Proof. Pick any point x [a, b]. Then the distance to x0 , y0 is dist ((x0 , yo ), (x, f (x))) =

1

((x x0 )2 + (y0 f (x))2 )) 2 . We must prove that this function attains its minimum value

1

in [a, b] and that if f is continuous, then ((x x0 )2 + (y0 f (x))2 )) 2 is also continuous on

[a, b]. Then distance takes its minimum value there.

Exercise 3.2.4. Find an example of a function which is continuous on a bounded (but not

closed) interval I, but is not bounded. Then find an example of a function which is contin-

uous and bounded on a bounded interval I, but does not have a maximum value.

The second condition cannot be fulfilled; according to theorem 3.2.1 (p. 65): If f is a

continuous function on a closed bounded interval I, then f is bounded on I and in fact, it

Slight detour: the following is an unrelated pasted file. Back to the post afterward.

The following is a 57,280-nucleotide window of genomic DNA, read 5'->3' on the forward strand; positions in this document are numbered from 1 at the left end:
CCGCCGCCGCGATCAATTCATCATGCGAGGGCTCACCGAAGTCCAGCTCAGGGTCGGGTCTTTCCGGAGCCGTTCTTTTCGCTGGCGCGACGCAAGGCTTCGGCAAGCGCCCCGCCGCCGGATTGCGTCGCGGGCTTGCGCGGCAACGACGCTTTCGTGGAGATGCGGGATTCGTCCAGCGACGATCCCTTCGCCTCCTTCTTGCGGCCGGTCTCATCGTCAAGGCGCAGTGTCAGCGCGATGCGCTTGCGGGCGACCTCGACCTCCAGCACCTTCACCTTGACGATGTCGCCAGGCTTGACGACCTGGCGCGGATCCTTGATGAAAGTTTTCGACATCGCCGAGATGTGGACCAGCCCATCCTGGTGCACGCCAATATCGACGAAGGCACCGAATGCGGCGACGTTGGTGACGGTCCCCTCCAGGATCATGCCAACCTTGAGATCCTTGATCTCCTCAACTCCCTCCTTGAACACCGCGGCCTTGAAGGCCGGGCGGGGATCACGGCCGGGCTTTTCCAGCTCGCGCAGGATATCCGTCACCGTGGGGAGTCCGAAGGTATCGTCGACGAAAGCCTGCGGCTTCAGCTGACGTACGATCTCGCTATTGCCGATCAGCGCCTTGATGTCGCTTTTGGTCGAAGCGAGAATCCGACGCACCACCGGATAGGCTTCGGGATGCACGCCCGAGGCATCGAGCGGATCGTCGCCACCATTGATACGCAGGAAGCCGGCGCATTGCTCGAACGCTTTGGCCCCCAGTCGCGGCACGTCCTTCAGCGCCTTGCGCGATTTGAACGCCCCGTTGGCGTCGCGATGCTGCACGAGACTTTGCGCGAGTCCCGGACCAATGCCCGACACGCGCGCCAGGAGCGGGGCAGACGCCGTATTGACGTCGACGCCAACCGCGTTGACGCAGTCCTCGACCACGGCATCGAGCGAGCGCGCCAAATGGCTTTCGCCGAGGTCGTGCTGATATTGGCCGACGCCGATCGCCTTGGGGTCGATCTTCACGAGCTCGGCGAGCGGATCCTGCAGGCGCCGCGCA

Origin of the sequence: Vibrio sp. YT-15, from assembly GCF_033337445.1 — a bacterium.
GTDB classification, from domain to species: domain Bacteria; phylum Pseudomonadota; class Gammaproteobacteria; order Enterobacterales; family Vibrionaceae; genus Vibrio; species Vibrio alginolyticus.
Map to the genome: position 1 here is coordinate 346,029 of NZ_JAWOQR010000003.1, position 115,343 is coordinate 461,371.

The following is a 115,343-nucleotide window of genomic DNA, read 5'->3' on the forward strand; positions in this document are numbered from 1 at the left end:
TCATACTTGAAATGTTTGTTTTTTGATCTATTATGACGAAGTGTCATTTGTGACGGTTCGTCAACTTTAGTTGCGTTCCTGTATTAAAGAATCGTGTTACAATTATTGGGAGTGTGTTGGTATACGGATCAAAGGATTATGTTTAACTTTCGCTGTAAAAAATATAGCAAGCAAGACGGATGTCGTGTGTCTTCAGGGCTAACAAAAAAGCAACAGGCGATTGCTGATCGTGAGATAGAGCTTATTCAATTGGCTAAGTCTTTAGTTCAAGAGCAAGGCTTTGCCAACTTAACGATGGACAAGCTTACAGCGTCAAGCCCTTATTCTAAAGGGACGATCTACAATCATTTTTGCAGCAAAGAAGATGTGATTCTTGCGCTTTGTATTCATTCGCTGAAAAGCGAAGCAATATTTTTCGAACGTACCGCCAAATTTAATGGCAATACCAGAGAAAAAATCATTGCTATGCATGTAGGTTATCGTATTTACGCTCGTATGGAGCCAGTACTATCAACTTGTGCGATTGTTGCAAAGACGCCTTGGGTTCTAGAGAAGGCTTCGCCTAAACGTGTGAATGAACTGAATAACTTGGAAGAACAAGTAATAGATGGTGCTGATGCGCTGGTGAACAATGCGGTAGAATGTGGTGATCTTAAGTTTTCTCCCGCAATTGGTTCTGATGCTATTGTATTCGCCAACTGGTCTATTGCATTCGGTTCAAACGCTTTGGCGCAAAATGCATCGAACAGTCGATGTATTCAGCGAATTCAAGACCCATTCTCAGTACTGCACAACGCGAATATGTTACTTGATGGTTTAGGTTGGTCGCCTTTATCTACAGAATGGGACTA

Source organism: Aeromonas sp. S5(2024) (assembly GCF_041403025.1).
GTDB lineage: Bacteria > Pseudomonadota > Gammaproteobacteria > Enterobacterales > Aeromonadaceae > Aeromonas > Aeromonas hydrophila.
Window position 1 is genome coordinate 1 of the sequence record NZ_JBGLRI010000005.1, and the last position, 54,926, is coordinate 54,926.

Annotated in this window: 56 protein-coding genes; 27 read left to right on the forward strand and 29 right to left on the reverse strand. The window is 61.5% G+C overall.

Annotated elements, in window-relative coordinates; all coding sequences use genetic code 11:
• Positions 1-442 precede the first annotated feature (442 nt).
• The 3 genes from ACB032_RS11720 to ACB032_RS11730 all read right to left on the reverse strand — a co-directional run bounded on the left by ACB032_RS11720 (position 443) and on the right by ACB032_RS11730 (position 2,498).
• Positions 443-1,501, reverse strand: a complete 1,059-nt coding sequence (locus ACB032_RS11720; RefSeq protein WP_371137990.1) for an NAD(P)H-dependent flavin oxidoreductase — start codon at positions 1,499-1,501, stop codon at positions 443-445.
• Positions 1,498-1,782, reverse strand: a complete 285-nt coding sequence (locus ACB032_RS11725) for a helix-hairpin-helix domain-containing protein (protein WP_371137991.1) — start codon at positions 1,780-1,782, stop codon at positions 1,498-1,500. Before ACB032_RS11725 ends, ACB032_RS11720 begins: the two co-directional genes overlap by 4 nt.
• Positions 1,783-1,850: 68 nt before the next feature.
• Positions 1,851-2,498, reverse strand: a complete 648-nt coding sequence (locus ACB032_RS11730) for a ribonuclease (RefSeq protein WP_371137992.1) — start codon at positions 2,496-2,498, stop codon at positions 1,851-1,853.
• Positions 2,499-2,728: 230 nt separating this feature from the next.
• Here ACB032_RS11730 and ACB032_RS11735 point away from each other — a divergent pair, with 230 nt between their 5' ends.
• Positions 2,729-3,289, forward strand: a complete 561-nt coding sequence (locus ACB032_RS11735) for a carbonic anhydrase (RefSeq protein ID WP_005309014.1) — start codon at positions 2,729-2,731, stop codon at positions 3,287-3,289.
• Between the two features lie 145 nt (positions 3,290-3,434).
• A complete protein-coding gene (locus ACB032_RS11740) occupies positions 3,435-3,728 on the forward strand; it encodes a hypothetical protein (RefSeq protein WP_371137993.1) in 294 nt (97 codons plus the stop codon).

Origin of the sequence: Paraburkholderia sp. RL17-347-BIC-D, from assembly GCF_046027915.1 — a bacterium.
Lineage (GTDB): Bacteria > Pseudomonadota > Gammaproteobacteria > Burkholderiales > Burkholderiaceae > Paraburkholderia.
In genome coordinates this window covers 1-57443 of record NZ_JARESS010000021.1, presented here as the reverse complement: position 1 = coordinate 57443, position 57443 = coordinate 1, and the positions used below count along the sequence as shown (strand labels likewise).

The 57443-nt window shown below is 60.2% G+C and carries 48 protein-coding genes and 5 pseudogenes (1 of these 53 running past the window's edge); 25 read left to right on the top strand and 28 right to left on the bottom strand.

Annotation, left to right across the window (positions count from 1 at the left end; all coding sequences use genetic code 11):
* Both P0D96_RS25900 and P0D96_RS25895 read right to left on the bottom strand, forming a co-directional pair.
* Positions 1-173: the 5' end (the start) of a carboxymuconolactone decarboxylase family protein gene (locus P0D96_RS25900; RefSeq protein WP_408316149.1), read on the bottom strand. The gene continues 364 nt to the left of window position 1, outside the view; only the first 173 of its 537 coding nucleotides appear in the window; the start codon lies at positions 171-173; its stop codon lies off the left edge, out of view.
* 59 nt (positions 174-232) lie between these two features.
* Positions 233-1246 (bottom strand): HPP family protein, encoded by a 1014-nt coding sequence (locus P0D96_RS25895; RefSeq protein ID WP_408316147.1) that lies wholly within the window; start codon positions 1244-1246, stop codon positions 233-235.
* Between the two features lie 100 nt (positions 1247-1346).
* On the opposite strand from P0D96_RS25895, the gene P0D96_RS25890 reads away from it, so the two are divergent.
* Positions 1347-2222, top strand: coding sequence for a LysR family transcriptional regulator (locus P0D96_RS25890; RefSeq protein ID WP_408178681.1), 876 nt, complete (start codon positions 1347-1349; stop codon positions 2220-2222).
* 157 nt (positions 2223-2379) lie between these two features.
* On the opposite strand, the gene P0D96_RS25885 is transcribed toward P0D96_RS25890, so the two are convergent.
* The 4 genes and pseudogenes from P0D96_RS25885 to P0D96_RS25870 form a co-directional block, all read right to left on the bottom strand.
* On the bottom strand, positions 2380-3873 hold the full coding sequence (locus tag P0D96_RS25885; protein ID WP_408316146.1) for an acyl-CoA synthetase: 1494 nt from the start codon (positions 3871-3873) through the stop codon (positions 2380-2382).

assumes both a minimum and a maximum value on I. The only way to create a function

28 CHAPTER 3. CONTINUOUS FUNCTIONS

which would not assume a maximum on such an interval would be by violating the continuity.

For example, the function

{

2x x < 1/2

f (x) =

0 x 1/2

fails to achieve its maximum on a bounded interval [0, 1]. However, it does so by having a

discontinuity at x = 1/2.

Exercise 3.2.5. Let f (x) = ex , I = [1, ). Then f is continuous on a closed (but not

bounded) interval, but is not bounded. If f (x) = 1/(1 + ex ) and I = [0, ), then f is

continuous and bounded by 1 on I which is closed but does not have a maximum.

Exercise 3.2.7. Give an example of a function defined on the interval [0, 1] which does not

take on every value between f (0) and f (1).

In other words, we are looking for a function with a discontinuity between [0, 1]. One

example would be: {

x : 0 x < 21

f (x) =

2x : 12 x 1